Women's History Month: Women Marines at Henderson Hall
March 29, 2011
On February 28, 2011, President Obama's proclamation reaffirmed March as Women's History Month. According to The National Women's History Project, the theme for the 2011 Women's History Month has been "Our History is Our Strength," paying tribute to women's courage, creativity and determination.
Henderson Hall's history is also its strength. A little known fact about Henderson Hall, now part of Joint Base Myer-Henderson Hall, is it once housed 2,568 women Marine Reservists. With the rapid expansion of the Marine Corps in World War II, and the move of Headquarters, U.S. Marine Corps to the Navy Annex Building on Nov. 10, 1941, a Headquarters and Service Company was organized March 1, 1942 to support the personnel of Headquarters, U.S. Marine Corps.
Subsequent revisions and unit reorganization occurred with the designation of a Headquarters Battalion on April 1, 1943.
A second Headquarters Battalion consisting of Women Marine Reservists was organized in July 7, 1943.
Two months later, the post of Henderson Hall provided quarters for the Women Marines who staffed Headquarters Marine Corps (HQMC).
Lt. Gen. Thomas Holcomb, the USMC Commandant of the Marine Corps in 1943, said it best, "They [Women Marines] don't have a nickname, and they don't need one. They get their basic training in a Marine atmosphere, at a Marine post. They inherit the traditions of the Marines. They are Marines."
It was not until August 1946 that the release of a substantial number of women Marines made Henderson Hall barracks available for the billeting of male Marines.
Now Marines of both genders work at Henderson Hall. The Headquarters Battalion consists of three companies: Alpha Co., Bravo Co. and the Headquarters Co.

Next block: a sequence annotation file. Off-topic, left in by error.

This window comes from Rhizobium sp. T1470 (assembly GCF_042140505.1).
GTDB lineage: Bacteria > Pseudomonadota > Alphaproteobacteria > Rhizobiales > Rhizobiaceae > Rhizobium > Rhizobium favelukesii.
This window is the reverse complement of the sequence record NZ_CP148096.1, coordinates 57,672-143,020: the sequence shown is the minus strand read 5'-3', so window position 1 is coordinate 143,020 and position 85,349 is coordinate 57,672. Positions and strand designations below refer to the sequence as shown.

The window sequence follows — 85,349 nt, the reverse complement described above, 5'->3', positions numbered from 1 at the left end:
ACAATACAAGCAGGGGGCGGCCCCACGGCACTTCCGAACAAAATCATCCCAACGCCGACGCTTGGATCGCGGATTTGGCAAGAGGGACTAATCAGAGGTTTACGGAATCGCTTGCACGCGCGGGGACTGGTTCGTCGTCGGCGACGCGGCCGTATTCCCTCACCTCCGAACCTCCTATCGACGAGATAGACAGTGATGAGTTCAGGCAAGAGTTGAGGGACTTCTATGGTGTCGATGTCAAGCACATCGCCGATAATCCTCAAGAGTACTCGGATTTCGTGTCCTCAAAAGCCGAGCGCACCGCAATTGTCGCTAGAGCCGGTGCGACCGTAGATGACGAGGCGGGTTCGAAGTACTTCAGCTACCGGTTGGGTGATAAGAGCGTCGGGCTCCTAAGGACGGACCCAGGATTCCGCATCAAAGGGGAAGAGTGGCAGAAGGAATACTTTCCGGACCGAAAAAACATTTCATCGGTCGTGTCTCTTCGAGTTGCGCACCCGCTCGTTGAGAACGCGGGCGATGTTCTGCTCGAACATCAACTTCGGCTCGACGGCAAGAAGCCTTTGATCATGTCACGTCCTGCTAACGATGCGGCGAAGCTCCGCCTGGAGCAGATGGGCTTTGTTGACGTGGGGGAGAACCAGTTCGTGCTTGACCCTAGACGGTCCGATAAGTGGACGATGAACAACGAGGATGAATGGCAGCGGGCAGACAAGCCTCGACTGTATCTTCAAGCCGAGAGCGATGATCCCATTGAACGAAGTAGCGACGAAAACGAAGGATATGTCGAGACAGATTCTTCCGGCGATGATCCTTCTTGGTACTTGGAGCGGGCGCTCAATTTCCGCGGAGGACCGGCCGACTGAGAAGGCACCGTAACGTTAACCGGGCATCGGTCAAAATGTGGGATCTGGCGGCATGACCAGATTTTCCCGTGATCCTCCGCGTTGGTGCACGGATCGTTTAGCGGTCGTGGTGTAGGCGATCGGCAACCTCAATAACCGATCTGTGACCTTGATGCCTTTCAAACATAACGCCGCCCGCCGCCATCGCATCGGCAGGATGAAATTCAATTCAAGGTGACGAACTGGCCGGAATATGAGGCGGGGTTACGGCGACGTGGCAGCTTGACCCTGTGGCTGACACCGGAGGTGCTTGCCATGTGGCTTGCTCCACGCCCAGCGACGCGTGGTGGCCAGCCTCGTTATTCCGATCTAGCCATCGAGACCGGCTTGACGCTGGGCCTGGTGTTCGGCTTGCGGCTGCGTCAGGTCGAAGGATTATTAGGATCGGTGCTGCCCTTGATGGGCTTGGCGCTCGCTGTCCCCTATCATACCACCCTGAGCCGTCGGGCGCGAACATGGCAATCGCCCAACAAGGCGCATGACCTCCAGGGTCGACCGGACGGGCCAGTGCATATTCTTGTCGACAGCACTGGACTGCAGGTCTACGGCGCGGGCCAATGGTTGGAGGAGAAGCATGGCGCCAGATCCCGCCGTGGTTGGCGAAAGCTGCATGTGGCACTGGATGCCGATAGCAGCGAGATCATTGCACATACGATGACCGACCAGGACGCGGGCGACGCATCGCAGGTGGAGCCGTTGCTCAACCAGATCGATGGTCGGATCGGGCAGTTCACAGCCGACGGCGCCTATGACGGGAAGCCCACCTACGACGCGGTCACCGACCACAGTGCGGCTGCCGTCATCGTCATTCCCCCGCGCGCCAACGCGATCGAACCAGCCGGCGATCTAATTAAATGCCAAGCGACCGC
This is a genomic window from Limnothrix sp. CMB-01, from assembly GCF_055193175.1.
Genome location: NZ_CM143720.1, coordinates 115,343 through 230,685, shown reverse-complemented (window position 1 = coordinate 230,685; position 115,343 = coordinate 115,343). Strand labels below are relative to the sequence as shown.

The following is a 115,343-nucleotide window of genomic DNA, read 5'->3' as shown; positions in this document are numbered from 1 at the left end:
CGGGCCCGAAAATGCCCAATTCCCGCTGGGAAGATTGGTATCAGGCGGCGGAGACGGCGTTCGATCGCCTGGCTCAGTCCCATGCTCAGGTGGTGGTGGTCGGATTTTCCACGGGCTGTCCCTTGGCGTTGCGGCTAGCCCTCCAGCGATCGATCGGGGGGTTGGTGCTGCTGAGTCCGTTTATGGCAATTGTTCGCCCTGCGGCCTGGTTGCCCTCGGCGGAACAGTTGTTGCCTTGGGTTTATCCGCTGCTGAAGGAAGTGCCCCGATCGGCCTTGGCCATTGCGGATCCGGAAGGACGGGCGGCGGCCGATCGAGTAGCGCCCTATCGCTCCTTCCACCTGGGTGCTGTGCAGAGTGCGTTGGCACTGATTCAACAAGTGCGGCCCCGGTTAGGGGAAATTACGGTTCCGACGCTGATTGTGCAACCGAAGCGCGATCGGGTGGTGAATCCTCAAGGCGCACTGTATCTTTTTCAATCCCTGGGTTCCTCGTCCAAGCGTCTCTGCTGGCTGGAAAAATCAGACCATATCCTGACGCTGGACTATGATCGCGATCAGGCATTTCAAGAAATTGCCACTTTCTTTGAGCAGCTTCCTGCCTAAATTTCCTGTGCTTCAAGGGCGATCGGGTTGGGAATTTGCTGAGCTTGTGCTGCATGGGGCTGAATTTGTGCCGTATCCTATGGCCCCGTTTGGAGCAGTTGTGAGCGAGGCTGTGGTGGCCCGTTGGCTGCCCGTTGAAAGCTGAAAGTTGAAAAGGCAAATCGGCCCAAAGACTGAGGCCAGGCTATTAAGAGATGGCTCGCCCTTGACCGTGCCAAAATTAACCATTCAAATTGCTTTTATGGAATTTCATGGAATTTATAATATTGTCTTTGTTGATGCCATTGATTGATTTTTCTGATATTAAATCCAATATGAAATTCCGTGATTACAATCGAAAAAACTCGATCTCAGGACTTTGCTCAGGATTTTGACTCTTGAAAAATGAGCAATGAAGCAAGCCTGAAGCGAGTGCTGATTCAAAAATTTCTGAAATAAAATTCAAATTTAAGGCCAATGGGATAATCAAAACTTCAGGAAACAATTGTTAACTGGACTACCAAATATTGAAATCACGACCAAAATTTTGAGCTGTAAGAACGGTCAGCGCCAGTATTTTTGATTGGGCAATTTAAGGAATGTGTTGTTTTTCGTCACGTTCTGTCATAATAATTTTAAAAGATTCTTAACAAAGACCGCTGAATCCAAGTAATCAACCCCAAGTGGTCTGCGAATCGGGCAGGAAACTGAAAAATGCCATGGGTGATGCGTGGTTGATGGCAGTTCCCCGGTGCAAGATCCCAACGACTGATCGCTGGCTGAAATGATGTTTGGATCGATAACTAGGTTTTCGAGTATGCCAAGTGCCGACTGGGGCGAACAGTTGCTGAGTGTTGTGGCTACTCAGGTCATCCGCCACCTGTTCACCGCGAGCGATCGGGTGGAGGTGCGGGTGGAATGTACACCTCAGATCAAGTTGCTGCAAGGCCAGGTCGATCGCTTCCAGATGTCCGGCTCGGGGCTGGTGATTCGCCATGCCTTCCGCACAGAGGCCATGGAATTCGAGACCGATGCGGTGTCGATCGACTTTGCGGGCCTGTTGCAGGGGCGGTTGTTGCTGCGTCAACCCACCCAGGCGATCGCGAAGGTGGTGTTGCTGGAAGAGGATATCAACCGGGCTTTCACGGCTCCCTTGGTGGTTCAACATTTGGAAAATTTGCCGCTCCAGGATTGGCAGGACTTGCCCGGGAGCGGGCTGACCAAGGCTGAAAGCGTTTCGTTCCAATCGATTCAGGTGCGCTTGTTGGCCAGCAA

Today Capt. Jennifer Raymond is the company commander of Headquarters Company at Henderson Hall, a position she's held for the last three years.
The Women Marine Reservists at Henderson Hall in 1943 provided the foundation for her to lead.
"As a company officer I carry myself with the same pride and high standards as any other Marine officer," Raymond said.
"I go by my orders and I use good judgment. I need to conduct myself in the highest way, and being a woman here [at Henderson Hall] doesn't flavor my experience as a Marine," she said.
"I have never had any issues concerning gender."
Because of the legacy of the past, the Marine Corps has women who exceed service standards. At Henderson Hall, women like Cpl. Sonja Grigsby, a company administrative clerk who was recently awarded Marine of the Quarter for the second time, pay tribute to the women who served before her.
Other notable Marines from Alpha company include: Maj. Monica C. Mellons, deputy director of Protocol Directorate at the Office of the Commandant of the Marine Corps; Maj. Katrina D. Patillo, administrative officer for Lt. Gen. Willie Williams, the director of Marine Corps Staff; Col. Adrienne Fraser-Darling, commander of camps Foster and Lester in Okinawa, Japan, who oversaw the Marine Corps' only unit that trains female recruits at Parris Island; and Col. Rose Favors, chief defense counsel of the Marine Corps, HQMC to the commandant.